At Bayern he needed two attempts to land the league title and will always be remembered for his famous “Ich habe fertig” outburst in broken German when he felt that he had been left in the lurch and betrayed by the most important people in his circle – the players. “The players are the coach’s apostles; points and tables are the critics’ apostles,” is Trapattoni’s credo. He is a meticulous worker who is also capable of self-mockery and learning. “When you are in another country and don’t know yet how people think, eat or tick, you are sometimes like an elephant in a china shop. You have to learn from your experiences and be able to laugh at yourself.”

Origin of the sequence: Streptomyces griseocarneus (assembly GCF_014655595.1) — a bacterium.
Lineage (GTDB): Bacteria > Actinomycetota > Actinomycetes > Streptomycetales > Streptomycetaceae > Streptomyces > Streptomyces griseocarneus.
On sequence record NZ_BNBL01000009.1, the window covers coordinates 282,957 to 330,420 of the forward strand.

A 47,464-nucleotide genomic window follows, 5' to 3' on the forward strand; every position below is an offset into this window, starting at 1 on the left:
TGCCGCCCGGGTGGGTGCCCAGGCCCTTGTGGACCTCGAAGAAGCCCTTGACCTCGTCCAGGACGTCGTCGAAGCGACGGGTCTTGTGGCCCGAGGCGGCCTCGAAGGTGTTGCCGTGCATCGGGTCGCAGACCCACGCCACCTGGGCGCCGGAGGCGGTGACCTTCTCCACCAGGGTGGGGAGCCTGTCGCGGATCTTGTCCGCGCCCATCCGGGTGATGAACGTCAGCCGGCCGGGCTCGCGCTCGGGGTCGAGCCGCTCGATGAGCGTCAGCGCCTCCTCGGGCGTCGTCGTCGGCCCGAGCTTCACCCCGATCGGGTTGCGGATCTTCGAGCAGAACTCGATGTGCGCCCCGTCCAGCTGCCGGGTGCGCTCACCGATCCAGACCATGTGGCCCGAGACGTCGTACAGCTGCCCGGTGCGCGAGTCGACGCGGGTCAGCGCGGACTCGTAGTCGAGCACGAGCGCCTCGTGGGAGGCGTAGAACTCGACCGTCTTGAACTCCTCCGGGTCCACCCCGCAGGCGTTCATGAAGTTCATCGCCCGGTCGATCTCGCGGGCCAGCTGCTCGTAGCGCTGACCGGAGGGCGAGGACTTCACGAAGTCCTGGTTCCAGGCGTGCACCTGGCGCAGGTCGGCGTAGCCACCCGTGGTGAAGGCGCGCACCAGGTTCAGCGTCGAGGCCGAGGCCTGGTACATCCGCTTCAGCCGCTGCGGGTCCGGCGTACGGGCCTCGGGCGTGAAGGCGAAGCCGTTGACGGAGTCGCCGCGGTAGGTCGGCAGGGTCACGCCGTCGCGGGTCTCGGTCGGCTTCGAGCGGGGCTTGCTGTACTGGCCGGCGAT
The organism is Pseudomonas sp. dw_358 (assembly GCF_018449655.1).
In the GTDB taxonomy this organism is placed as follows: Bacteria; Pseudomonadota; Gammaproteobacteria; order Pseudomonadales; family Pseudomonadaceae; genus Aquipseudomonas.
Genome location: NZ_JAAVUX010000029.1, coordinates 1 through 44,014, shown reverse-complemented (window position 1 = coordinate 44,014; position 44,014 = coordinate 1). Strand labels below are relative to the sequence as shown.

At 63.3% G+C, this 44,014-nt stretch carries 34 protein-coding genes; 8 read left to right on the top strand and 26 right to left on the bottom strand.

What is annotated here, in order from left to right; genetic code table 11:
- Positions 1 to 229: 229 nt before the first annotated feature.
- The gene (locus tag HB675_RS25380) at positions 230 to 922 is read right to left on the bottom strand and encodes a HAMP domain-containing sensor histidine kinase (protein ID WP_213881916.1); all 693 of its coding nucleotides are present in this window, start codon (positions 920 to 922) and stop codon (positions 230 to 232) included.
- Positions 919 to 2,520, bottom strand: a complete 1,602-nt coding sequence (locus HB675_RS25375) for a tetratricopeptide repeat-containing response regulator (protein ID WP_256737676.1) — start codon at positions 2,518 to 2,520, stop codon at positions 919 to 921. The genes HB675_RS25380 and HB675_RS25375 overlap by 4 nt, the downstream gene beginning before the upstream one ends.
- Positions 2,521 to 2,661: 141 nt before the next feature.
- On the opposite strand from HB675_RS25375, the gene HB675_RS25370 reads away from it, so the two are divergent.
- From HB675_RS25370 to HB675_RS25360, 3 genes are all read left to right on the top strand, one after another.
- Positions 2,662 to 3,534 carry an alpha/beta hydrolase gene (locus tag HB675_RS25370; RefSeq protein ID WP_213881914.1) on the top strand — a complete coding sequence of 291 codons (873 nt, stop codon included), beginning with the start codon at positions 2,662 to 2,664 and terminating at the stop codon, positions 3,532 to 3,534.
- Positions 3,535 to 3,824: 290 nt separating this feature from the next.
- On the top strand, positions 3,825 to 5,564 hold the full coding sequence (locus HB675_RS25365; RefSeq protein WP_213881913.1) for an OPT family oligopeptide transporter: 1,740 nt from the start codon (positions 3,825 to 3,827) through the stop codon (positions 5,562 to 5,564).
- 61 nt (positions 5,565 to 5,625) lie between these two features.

He is certainly far from finished. He is now attempting to bring Ireland out of their current slump and guide them to qualification for the 2010 FIFA World Cup South Africa™. He is assisted by his former apostles at Juventus, Marco Tardelli and Liam Brady, who advised Trapattoni to accept the job.
“I am sometimes very impulsive,” said “Trap” at his unveiling. “I say what I think, but I think 100 per cent.” Perhaps that is what makes him so loved by the fans. On his first walk around Dublin, he was already recognised by numerous passers-by, who gave him a hearty welcome and wished him all the best.
“I have had amazingly good luck in my life, for which I must thank my wife and my family every day,” he says. “I am also grateful to football, which has provided me with so many experiences. Life is really like a novel.”
One day he would like to tell his story in writing. “But not until my career is over – so definitely not before my 80th birthday.”